At the Britco factory in Agassiz, British Columbia, a few hours east of Vancouver at the mist-enshrouded foot of the Cascade Range, they build houses a little differently. Plumbers, electricians, and roofers don’t come to the house. The house, rolling down an assembly line on casters, comes to them.
Inside a cavernous hangar where the pneumatic thwack! thwack! thwack! of nail guns mixes with the drone of jigsaws, Britco produces as many as 600 modular structures a year—everything from houses and banks to classrooms and McDonald’s restaurants. The company calls them “factory-built buildings.” Brochures in the lobby suggest a takeout-pizza approach to construction: “Need Space Fast?” and “We Deliver Anywhere.”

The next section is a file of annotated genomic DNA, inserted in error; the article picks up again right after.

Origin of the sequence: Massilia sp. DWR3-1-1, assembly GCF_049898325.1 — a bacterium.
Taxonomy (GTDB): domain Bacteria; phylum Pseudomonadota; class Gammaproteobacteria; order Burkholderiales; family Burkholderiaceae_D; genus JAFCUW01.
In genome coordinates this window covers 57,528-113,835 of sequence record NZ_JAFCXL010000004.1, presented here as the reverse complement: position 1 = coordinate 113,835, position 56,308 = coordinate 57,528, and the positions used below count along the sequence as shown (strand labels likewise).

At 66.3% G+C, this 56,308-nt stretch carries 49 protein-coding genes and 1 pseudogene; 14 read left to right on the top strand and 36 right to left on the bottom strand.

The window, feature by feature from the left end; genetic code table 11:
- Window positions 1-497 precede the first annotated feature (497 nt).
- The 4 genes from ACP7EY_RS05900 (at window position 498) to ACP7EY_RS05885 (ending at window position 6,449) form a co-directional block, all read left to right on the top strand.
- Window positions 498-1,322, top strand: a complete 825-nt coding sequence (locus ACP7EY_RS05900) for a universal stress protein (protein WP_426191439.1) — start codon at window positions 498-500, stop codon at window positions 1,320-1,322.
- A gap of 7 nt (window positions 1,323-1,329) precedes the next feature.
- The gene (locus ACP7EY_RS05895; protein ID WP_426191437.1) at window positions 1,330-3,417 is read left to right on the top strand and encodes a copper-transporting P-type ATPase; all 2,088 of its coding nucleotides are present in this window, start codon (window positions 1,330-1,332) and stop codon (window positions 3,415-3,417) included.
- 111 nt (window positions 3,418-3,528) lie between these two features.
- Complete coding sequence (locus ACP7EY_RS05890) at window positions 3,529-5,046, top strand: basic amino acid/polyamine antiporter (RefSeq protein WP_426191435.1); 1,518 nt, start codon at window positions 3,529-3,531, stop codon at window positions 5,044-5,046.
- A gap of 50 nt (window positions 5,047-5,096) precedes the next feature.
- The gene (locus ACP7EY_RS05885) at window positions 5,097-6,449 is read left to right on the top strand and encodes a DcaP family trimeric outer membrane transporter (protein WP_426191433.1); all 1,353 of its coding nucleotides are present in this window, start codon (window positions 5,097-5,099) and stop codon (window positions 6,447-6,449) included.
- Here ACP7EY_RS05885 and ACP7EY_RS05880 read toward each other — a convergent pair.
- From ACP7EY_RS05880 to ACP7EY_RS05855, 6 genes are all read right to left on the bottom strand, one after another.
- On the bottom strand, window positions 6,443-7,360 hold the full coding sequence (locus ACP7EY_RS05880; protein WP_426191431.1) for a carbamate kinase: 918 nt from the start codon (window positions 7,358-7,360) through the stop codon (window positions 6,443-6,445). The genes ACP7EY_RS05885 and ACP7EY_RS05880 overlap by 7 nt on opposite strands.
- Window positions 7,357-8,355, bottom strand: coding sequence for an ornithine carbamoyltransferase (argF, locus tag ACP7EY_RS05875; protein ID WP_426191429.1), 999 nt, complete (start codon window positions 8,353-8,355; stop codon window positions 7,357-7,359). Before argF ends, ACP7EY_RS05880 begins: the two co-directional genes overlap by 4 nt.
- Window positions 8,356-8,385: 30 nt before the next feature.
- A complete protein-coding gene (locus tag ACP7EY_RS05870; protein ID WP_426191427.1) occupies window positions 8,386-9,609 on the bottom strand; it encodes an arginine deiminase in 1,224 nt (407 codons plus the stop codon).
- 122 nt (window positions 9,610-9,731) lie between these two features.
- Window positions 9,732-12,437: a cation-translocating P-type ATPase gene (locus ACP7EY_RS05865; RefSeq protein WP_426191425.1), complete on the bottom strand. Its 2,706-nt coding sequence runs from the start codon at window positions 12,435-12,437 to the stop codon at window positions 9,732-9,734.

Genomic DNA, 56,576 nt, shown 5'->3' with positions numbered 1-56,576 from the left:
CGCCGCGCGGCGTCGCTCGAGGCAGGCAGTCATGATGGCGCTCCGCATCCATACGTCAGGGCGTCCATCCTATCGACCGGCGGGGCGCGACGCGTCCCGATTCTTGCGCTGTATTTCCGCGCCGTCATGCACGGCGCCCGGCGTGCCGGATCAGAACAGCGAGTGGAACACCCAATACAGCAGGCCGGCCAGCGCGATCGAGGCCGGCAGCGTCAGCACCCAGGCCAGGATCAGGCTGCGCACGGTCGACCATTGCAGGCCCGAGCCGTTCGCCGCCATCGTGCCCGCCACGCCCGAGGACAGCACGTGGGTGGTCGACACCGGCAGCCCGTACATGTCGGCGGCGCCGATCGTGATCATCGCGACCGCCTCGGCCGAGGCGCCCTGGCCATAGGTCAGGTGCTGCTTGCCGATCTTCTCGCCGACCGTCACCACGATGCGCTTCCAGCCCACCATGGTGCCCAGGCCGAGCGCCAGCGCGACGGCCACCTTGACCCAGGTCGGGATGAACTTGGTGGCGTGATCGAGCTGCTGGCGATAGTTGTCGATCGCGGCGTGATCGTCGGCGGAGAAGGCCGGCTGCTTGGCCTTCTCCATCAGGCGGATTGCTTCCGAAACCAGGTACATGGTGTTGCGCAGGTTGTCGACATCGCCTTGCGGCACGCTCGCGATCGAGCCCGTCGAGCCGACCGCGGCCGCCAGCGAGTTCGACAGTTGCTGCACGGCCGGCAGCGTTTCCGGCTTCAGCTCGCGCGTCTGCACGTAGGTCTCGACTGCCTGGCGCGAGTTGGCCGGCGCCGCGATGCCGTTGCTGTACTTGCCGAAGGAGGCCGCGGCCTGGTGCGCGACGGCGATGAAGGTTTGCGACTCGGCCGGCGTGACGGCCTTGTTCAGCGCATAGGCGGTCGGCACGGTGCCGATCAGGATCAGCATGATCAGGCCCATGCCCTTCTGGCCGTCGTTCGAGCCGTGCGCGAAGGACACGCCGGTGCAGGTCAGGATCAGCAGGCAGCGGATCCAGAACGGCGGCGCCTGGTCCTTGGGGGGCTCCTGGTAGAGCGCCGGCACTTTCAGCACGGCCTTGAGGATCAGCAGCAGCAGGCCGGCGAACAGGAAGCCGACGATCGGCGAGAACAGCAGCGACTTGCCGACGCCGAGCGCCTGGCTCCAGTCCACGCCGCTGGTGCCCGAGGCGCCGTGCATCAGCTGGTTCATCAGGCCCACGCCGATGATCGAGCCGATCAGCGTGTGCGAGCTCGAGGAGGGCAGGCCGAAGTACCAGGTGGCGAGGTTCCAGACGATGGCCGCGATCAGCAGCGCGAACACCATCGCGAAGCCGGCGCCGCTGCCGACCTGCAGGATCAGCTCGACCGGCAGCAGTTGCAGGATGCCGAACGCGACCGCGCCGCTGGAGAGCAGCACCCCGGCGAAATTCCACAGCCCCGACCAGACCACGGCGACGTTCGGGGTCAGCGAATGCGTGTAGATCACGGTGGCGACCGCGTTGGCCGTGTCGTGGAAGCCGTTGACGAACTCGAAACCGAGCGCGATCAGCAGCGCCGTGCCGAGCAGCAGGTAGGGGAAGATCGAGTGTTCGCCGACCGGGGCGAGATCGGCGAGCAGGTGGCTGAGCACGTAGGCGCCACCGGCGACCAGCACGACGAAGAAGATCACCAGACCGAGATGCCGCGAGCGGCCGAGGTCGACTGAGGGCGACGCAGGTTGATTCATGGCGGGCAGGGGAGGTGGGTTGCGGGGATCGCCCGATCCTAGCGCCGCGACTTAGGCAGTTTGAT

The job that’s now moving down the 23-station line, director of sales Mike Ridley explains to me as we watch hard-hatted workers stuff insulation between joists, is a series of eight-room structures that will house 49 workers each. Destination: the tar-sands region of Alberta, Canada, where oil riggers will live in these cheap, portable dwellings for several months before both men and modular buildings head to the next job.
Watching the houses move down the line with us is Michelle Kaufmann, an architect from San Francisco. A leading light of the prefab movement, Kaufmann, 37, is here to strategize with Britco execs about increasing production of her Glidehouse, a sleekly modern metal-sided, bamboo-floored, glass-fronted, energy-efficient modular dwelling named for the...